We tried very hard to find Bree's boyfriend and his ultimate team who were in Novgorod playing frisbee (in truth hanging out with them was the whole reason we tacked Nogorog onto our trip). However, all 10 people we asked said they'd never heard of the address Dim had given us. I was amused... Bree and Dim were not. Eventually Dim came and met us at the train station. And at 9 pm, we boarded the train back to Moscow. We were lucky in that we didn't have to share our berth we anyone else!

    Ceiling of Novgorod Train Station
    Train Station Ceiling

    Train Koupe Home
    Bree relaxing in our train car.

    So that's the last post of the February break!

    Sunday, March 2

    Trip post continues, Snow Shoeing!

    This was my favorite of all the days. We were picked up by our guide, Helge, and as we walked out to his pick-up truck, we learned that it would only be Bree and I on the trip. We went to a bakery to pick up lunch. It was the same bakery we'd been to yesterday. Yet another place where Bree would have difficulty buying anything that didn't have some form of meat. However, we got the shop early enough that the girlwas still constructing sandwiches, so Bree could ask her to not put meat on one and just add an extra egg. Yet another bread and cheese lunch. I ended up ordering a shrimp sandwich. However, this post isn't about food, it's about the hike!

    We drove a short 10 minutes up to a hill, strapped on our snow shoes
    Snow Shoers

    posed with the King crab Helge had in his truck (apparently he'd caught it the day before)
    I like snow crab!

    and headed directly into a field of snow.
    There was a great chase here.

    There were lots of animal footprints to be seen. Fox, hare and bird. In the following photo (taken by Bree) you can see where a grouse was being chased and then took off into the air:
    See the bird lift off?

    We trudged in the snow - it's tough work, like walking in really soft sand, even with the snow shoes.
    Walking into the sun

    Our guide told us about the tracks we were seeing as well as about the flora, such as the juniper that continues to grow and be green. Helge says that in the summer, he'll catch trout in the river and then smoke it with the juniper branches. I would love to try that.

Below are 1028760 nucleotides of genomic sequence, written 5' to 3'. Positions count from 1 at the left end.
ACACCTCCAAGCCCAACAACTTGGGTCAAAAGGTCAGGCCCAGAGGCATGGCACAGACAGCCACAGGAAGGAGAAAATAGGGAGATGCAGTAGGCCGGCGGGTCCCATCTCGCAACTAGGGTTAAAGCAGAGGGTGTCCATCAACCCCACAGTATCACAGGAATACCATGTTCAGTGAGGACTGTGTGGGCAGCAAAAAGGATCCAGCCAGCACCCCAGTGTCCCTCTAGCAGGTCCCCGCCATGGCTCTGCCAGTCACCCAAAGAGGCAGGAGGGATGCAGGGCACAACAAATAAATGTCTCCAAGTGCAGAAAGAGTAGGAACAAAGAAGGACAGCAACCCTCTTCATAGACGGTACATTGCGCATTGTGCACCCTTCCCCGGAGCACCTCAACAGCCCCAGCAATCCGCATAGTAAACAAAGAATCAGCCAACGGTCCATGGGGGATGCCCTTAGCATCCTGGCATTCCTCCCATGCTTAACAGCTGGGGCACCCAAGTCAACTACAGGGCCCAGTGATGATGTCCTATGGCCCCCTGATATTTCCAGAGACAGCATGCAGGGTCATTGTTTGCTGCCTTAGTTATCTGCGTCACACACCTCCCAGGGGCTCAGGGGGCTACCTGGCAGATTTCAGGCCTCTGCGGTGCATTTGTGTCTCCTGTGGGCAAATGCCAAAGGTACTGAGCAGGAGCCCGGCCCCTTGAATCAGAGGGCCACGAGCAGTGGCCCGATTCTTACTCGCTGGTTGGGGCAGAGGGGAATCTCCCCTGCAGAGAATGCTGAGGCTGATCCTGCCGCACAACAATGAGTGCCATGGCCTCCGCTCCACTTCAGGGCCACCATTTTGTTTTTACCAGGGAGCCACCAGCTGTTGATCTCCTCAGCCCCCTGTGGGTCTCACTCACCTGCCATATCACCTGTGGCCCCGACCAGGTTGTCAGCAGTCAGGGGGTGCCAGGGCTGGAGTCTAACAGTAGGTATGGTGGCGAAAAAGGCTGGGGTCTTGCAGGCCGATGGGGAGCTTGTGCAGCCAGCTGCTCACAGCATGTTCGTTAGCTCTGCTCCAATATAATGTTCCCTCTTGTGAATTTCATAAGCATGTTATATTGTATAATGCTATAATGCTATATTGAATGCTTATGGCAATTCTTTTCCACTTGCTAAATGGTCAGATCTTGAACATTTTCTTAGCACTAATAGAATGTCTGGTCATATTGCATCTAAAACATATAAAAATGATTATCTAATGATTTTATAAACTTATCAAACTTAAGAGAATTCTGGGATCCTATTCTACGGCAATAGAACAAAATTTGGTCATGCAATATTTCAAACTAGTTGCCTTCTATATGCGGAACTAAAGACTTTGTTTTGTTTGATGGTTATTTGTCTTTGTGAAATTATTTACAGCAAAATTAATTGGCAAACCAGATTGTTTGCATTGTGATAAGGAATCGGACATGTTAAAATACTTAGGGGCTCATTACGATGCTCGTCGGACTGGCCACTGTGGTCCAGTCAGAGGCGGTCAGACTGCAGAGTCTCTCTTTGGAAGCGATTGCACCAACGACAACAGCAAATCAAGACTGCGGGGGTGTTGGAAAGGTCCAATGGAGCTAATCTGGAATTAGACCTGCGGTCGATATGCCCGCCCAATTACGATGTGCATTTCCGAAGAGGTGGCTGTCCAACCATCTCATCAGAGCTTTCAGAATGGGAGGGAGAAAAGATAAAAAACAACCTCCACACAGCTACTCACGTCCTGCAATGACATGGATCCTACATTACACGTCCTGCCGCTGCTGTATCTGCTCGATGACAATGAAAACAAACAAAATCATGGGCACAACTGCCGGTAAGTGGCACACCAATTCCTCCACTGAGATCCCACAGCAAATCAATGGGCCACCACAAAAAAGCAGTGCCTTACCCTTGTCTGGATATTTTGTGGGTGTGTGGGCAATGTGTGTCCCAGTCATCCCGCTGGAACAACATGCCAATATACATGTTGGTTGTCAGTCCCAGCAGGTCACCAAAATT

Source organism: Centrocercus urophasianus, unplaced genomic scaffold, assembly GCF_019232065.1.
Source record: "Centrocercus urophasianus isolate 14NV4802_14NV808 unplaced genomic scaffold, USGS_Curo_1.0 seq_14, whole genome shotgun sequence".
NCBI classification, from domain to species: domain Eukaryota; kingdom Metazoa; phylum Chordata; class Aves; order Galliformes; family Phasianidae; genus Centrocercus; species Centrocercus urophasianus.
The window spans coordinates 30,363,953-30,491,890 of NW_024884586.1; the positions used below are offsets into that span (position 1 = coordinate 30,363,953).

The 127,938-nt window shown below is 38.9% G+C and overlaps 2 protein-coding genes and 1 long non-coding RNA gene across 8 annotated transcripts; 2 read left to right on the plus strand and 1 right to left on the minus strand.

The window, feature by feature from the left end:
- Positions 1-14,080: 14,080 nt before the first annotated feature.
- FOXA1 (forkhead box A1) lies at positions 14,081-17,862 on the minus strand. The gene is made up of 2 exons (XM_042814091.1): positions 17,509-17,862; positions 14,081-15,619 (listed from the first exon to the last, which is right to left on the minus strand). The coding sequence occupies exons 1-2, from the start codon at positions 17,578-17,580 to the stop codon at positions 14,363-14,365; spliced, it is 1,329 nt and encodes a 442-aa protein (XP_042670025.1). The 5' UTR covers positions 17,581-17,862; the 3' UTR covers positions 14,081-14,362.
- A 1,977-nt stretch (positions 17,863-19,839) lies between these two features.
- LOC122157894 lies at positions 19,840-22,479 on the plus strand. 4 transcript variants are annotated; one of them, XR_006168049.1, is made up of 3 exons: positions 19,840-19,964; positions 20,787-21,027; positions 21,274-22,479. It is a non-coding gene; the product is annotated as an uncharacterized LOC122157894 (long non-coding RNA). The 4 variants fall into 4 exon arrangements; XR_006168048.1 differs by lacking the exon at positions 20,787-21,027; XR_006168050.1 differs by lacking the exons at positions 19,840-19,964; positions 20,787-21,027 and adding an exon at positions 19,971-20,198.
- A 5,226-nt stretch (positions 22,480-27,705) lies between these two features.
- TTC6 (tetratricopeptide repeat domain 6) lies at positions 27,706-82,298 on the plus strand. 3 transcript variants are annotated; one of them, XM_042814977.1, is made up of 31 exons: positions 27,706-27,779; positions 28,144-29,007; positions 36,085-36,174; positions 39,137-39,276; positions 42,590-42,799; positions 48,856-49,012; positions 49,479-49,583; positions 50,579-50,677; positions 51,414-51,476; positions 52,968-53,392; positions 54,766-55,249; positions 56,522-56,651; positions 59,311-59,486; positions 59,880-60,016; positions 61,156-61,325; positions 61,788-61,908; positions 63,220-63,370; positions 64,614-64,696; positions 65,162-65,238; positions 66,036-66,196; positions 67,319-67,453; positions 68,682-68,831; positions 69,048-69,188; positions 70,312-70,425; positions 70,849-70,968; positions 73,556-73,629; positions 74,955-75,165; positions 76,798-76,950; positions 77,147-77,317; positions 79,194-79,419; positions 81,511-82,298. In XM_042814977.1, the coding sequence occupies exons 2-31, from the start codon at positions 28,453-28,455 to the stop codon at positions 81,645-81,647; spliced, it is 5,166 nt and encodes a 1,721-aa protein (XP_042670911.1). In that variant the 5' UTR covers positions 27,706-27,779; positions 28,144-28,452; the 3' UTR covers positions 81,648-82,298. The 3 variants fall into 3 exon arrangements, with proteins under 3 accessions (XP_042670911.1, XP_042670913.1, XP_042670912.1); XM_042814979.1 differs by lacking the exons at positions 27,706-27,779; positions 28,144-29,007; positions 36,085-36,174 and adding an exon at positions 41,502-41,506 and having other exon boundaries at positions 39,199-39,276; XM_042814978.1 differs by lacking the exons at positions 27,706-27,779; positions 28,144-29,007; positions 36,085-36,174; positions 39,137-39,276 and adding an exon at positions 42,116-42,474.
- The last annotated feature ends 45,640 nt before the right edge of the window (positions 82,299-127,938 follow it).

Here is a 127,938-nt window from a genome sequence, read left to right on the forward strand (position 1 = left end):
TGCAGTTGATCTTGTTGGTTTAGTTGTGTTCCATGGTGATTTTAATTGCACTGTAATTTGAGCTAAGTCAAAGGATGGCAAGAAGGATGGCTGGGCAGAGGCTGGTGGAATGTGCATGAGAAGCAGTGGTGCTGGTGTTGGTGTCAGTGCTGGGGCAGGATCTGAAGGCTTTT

Apparently, the fact that this tree has berries means that the winter is going to be mild - which it has. Last year this time we heard repeatedly that it never got above -30.

    We hiked up to the Russian border:
    At the border with Russia
    The yellow post is the border. The fence is there to keep the reindeer in Norway.

    We'd worked up quite a sweat and appetite, but then found that you immediately begin to freeze again, especially your fingers, so Bree improvised with her sandwich:
    Very resourceful!

    At the end of the trip, we enjoyed our dessert:
    Snow Shoeing
    Note: I knit the hat and neck warmer I'm wearing :)

    Saturday, March 1

    I forgot!

    In taking my digital SLR to Norway I was reminded that I never uploaded the photos of my sister's car incident. Refresh your memory at the June 29th post "Ooops, She did it again!".

    Remember, she forgot to set her parking brake. And then her car rolled down my parents driveway:

    Car in the distance

    Where it was stopped by the fence leading to the pool:

    The runaway car
    Car overboard!

    My sister probably still has this attitude about me photographing it and then posting it, but I still think it's pretty damn funny...

    Very funny

    Vote for Don!

    My cousin Donovan is a finalist in a radio contest in Chicago to win a $27,000 wedding! If you head to Star 96.7 and click on "The 27,000 Dream Wedding Give Away" you can vote for one of the couples. The first couple Jessica and Donovan are the ones I think you should vote for ;)

    Don is a great guy, gave the eulogies at both my grandparents funerals, is loving and caring, funny and thoughtful. Being that he grew up in Ohio and now lives in Phoenix (his fiance is from Chicago) and I grew up in Atlanta and now live in Russia, I haven't actually met his fiance, but to be with Don she must be wonderful.

    My family and I would certainly appreciate a vote for them :)